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21

General python optimization techniques can save you substantial amounts of time. One really good technique for getting a lowdown of where the hold ups are in your script is using the built-in cProfile module: from cProfile import run run("code") # replace code with your code or function Testing using a small data sample will allow you to pinpoint which ...


19

The truth is that most people use a custom variation of the A* algorithm. You will see this across the most of the "big guys"(I can't say who they are in a public forum, but I can tell you that you probably use one of them - guaranteed), where the modification of the heuristics is very dependent on the datasets that they use. You mentioned pgrouting ...


19

EDIT Oh, so many typos in one post must be some sort of record. Table names was messed up, I hope it is better now. I also realized on the way home that something is wrong here. ST_DWithin was faster in my test than ST_Intersects. That is surprising, especially since the prepared geometry algorithm is supposed to kick in on cases like this. I think there ...


13

Not sure if it is newer but pgRouting has a Shooting-Star algorithm: Shooting-Star algorithm is the latest of pgRouting shortest path algorithms. Its speciality is that it routes from link to link, not from vertex to vertex as Dijkstra and A-Star algorithms do. This makes it possible to define relations between links for example, and it ...


12

Speed Tests There are some very speed tests of shapefiles versus database (PostGIS) for MapServer in this presentation (from 2007). In summary: For a dataset of 3 million features running requests for 30 features one after another PostGIS was faster than shapefile (although this may have since changed by a fix to reading the shapefile index) For a ...


12

If "fastest" includes the amount of your time that is spent, the solution will depend on what software you are comfortable with and can use expeditiously. The following remarks consequently focus on ideas for achieving the fastest possible computing times. If you use a canned program, almost surely the best you can do is pre-process the polygons to set up ...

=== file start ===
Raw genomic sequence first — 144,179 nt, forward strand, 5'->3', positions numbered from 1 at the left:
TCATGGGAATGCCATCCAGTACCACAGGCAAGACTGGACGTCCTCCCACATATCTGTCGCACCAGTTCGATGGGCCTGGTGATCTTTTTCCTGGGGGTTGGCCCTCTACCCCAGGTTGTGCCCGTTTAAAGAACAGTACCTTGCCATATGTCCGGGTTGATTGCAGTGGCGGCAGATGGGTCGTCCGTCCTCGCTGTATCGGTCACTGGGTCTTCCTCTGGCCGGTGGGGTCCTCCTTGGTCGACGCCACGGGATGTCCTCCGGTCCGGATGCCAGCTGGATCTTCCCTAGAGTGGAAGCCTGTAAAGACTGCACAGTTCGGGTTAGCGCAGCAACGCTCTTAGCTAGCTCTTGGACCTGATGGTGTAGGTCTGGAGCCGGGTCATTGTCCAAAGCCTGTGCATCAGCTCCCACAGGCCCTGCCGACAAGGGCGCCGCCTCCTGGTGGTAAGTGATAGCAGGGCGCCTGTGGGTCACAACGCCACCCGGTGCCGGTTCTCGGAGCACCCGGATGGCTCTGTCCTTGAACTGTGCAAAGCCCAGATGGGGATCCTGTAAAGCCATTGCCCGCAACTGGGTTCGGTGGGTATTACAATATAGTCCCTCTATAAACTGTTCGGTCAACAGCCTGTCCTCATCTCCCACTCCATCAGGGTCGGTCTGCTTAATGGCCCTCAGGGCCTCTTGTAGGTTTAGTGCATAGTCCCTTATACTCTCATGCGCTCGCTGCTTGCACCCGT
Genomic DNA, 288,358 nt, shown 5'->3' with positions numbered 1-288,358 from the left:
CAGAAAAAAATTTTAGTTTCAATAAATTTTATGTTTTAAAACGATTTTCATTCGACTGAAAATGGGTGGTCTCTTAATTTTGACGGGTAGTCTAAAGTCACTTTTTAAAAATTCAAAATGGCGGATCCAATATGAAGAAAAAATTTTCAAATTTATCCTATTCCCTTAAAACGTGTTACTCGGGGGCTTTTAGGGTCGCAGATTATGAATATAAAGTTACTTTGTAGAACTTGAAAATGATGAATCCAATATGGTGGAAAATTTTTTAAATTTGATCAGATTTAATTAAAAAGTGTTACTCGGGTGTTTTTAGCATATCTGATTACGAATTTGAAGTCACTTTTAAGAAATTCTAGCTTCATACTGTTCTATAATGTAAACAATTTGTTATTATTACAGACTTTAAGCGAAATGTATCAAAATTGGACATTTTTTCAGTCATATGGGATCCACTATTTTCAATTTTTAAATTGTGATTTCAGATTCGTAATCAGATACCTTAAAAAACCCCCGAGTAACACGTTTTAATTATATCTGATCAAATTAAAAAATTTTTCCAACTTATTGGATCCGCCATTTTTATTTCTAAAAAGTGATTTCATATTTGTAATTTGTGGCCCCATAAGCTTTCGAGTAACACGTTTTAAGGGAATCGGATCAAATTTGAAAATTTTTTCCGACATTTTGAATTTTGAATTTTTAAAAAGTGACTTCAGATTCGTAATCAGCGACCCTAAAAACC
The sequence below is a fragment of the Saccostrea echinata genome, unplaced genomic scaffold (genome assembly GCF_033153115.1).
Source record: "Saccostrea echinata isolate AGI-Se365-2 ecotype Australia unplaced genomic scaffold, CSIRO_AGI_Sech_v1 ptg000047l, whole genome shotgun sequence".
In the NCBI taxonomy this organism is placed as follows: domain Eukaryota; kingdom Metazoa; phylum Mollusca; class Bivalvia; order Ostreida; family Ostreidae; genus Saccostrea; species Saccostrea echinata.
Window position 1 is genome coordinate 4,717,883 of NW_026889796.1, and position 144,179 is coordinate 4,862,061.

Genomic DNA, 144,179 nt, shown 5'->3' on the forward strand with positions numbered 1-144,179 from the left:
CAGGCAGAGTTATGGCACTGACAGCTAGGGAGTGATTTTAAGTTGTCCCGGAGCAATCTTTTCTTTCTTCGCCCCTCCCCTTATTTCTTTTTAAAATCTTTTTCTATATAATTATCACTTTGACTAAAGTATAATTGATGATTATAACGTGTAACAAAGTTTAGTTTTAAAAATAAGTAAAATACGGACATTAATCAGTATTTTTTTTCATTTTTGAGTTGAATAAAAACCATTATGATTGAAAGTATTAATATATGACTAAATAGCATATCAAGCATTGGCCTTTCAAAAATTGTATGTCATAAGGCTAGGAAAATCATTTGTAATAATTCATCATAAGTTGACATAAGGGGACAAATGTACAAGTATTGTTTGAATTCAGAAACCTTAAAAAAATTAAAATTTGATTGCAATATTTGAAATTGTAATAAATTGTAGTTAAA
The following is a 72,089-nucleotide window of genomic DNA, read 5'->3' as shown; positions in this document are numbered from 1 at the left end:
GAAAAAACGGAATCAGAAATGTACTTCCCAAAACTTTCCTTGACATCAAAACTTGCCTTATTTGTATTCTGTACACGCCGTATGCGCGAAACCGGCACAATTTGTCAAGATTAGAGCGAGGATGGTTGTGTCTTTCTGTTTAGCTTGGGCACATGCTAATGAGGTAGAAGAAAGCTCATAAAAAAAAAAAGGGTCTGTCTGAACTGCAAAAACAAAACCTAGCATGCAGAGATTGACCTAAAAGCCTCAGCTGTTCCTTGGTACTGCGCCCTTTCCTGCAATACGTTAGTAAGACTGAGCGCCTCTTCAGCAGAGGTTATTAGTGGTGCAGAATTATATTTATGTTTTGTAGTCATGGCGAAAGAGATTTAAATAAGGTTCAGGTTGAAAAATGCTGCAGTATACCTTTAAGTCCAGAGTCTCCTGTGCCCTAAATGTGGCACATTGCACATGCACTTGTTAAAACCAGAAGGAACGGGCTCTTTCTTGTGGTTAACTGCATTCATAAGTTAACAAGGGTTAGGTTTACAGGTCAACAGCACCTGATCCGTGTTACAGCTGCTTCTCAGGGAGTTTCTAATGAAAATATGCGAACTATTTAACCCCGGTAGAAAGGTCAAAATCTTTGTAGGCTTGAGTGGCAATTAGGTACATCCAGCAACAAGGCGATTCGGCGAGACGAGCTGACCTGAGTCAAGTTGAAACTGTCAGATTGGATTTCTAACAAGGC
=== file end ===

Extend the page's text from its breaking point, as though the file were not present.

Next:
12

A couple potential suggestions to help speed up your process are: Select Layer By Attribute can be in a Python-only script, without ever launching ArcGIS Desktop. You need to convert your "buff" reference from a file-based reference to an "ArcGIS layer" reference, which ArcGIS can process selection queries against. Use ...


11

Make sure you are writing to internal drive on the computer. Reaching across the network when it is not necessary can really slow the processing. It can even be faster to copy the data as the first step in the process to keep the subsequent read-writes as quick as possible Running the script completely outside of ArcMap can be much faster. If a Map isn't ...


10

Short answer: No. With this type of UPDATE query, we are updating each row in locations ("Seq Scan"), and the GiST index on the_geom in regions is sufficient in helping limit rows for the ST_Within condition to pair-up the right row from regions. Longer answer: The magic to figuring this out is to compare what you get from explain query. From pgAdmin III, ...


9

Contrary to what dariapra says, my experience in developing Maperitive tells me that the greatest bottleneck is in actual loading of the data before rendering. It all very much depends on how large the overall stored dataset is and how large is the dataset you are trying to render in one go. If you can load it all up into memory, then shapefiles are probably ...


7

As the documentation say you may need more than 256gb of ram to do that. I don't know much about EC2, but you can try the slim (--slim) mode or try Osmosis. There is an interesting post: http://weait.com/content/build-your-own-openstreetmap-server It says, 'you must use slim mode'.


7

Contraction Hierarchy is a very fast algorithm: http://algo2.iti.kit.edu/1087.php This algorithm is RAM friendly while executing a query (to hold a contracted graph some more RAM is necessary as well as massive preprocessing) There are some other algorithms - including the ones that solve public transit routing: ...


7

Filtering (ie. using Layer / Query or the Query Builder in layer properties) in QGIS justs adds a where clause to the query that is executed. So that shouldn't be different to you want to do "in" PostGIS. Although I'm not sure what you intent to do there.


7

First off, yes you will definitely want to make sure your primary and foreign key fields are indexed on both tables. This lets the DBMS plan and execute queries against these fields much more efficiently. Secondly, you are calling SelectLayerByAttribute_management in a tight, nested loop (once per tree per treatment). This is highly inefficient, for several ...


6

For a Python solution, you may want to look at Shapely http://gispython.org/shapely/docs/1.2/ and RTree http://pypi.python.org/pypi/Rtree/ Rtree will help you create spatial indexes.


6